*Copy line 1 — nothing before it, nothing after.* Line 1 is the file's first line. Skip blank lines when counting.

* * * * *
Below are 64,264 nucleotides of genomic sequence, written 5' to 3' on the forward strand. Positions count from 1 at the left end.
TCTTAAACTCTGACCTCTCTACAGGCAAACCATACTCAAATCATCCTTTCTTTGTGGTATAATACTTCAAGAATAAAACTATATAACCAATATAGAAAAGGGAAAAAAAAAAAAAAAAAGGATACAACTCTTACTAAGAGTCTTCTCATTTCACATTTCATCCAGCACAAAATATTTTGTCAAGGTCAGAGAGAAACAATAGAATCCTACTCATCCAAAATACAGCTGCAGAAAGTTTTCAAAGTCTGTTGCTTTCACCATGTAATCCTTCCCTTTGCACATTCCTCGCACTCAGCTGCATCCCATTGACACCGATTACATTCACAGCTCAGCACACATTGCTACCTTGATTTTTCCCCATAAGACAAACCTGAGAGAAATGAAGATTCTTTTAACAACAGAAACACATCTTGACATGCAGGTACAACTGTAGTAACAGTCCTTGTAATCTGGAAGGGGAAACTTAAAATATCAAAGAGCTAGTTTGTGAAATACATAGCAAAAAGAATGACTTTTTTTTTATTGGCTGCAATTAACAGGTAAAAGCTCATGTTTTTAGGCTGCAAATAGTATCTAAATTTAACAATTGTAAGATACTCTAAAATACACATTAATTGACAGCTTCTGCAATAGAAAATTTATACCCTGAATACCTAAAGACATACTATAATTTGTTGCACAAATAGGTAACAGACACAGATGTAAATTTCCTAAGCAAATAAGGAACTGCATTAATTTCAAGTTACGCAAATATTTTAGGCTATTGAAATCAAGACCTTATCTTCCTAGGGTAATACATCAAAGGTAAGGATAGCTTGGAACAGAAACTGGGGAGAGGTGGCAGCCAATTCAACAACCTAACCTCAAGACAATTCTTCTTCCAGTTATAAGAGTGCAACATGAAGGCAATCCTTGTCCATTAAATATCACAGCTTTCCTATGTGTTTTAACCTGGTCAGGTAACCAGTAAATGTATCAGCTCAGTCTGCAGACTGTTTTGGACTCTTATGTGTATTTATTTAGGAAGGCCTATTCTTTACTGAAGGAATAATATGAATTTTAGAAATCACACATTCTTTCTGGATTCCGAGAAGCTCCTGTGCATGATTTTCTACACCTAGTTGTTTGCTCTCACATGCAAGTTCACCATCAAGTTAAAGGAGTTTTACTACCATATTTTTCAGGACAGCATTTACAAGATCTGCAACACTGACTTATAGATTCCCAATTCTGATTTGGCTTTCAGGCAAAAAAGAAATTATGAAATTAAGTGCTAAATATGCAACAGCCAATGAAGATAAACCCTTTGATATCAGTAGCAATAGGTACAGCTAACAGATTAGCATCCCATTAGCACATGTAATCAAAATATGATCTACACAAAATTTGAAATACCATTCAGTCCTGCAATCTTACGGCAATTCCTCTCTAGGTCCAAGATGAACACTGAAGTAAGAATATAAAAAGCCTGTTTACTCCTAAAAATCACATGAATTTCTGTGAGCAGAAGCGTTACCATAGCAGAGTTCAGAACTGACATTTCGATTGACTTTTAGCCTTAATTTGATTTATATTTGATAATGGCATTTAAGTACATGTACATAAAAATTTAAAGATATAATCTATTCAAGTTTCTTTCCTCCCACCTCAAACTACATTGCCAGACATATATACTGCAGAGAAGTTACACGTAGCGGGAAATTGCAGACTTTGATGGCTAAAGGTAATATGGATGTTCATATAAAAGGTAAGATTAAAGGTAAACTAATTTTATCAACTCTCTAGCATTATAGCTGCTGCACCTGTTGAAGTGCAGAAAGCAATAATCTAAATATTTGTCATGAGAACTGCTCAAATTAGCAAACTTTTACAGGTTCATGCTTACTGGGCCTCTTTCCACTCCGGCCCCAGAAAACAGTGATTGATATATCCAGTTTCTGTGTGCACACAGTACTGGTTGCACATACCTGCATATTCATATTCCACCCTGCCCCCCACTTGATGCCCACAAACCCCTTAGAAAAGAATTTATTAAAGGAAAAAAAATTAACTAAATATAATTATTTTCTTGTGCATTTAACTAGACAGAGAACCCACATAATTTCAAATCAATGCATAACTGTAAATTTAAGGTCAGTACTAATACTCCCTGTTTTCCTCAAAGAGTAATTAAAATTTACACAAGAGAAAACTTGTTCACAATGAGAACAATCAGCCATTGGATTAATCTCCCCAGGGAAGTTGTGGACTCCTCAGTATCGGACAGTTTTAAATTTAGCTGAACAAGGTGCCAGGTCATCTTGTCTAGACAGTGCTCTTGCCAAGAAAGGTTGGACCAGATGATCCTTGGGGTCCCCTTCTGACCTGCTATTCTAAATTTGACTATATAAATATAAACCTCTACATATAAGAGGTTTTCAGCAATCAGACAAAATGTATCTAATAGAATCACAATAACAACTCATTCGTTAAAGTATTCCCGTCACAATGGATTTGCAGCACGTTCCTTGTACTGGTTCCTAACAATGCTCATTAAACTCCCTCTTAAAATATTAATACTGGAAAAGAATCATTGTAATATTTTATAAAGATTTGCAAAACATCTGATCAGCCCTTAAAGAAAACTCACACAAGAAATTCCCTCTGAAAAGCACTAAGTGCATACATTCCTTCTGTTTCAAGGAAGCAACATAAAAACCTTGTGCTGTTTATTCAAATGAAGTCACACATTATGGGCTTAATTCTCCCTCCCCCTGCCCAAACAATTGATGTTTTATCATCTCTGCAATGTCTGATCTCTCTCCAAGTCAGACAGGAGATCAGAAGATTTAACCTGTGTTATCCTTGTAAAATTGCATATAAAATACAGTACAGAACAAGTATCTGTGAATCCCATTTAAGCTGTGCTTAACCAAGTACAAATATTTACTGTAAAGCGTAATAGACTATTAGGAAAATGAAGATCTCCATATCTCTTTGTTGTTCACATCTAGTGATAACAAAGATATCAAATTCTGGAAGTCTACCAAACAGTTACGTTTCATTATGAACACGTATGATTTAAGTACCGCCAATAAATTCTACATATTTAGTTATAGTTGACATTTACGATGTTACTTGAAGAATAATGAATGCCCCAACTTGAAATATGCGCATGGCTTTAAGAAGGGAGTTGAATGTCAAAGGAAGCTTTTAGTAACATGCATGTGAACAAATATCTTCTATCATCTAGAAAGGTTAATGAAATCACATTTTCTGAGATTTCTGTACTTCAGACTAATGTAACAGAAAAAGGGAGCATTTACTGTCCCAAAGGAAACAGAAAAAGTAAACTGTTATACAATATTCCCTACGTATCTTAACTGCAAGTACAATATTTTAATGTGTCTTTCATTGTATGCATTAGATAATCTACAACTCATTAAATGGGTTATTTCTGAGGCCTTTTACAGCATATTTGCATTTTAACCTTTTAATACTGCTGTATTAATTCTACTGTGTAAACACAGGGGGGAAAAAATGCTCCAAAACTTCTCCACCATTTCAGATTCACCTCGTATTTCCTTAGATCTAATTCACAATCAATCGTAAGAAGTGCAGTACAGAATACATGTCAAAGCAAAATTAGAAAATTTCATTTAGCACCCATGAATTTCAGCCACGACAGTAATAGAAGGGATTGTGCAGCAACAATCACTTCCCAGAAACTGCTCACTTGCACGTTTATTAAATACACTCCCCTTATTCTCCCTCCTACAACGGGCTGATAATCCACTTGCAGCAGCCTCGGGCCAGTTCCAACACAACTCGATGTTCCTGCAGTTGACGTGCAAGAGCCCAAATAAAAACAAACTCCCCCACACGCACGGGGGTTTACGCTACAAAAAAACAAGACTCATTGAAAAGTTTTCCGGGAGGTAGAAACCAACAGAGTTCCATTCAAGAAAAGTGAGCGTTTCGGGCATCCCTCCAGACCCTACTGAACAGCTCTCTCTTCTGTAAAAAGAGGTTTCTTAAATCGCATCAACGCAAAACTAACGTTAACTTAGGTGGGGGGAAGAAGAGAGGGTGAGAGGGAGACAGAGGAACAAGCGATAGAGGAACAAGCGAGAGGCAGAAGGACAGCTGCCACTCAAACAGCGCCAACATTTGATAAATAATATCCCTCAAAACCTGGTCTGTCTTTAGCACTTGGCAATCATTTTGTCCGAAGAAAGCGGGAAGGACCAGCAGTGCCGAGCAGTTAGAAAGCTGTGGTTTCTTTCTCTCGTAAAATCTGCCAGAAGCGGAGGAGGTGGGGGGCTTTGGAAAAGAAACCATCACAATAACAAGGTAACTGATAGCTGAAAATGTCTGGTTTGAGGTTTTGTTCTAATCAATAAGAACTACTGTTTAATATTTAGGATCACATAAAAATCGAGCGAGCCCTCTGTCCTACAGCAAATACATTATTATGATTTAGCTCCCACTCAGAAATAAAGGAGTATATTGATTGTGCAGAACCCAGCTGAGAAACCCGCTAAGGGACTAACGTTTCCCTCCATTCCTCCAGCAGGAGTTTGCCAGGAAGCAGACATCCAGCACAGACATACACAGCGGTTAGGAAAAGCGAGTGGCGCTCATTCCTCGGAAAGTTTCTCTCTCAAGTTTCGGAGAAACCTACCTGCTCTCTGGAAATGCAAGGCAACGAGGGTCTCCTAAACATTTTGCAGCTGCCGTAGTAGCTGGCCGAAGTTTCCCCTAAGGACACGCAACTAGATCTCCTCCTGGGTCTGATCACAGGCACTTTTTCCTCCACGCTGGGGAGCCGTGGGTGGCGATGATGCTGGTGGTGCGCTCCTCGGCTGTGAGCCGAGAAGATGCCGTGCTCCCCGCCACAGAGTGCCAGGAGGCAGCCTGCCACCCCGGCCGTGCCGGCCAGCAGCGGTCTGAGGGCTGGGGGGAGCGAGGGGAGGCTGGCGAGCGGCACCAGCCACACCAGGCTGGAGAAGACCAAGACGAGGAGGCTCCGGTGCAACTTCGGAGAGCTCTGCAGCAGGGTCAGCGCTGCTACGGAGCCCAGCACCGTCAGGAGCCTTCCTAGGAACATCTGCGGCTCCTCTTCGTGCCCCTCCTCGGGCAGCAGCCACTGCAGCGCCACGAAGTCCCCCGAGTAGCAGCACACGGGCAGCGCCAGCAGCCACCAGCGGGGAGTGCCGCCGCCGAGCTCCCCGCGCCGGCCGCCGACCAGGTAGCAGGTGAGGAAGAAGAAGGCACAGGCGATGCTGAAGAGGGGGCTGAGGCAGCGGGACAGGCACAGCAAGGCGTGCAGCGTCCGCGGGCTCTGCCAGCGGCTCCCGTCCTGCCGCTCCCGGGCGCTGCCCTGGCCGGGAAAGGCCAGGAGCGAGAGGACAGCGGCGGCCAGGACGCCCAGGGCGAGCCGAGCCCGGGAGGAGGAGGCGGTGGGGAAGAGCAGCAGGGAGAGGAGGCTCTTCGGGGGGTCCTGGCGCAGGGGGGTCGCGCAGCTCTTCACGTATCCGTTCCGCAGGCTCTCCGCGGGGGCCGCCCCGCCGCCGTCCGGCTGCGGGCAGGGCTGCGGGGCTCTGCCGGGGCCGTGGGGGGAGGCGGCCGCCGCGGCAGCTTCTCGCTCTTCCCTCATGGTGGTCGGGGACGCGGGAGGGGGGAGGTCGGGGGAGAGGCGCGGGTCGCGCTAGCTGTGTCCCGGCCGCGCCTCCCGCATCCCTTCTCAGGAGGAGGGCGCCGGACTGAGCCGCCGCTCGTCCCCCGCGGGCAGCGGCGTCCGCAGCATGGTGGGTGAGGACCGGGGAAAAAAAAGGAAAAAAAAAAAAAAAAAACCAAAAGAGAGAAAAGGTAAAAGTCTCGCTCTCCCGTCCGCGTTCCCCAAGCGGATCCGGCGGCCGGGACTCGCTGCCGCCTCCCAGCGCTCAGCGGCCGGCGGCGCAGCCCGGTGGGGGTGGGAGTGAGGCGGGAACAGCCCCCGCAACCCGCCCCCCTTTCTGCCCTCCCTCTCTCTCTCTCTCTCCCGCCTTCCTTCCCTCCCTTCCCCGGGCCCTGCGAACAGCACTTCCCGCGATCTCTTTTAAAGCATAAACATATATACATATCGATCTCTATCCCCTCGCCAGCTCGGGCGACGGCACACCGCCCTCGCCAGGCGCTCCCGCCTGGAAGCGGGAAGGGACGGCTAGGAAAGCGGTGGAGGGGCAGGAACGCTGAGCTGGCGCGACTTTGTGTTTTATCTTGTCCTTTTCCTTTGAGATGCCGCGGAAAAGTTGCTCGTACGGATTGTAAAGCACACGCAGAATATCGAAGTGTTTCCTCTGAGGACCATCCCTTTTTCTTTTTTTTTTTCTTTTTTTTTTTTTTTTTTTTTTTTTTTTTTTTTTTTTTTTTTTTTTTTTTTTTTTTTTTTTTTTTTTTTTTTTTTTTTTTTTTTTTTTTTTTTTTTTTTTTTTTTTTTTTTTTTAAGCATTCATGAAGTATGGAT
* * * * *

Below are 64,264 nucleotides of genomic sequence, written 5' to 3' on the forward strand. Positions count from 1 at the left end.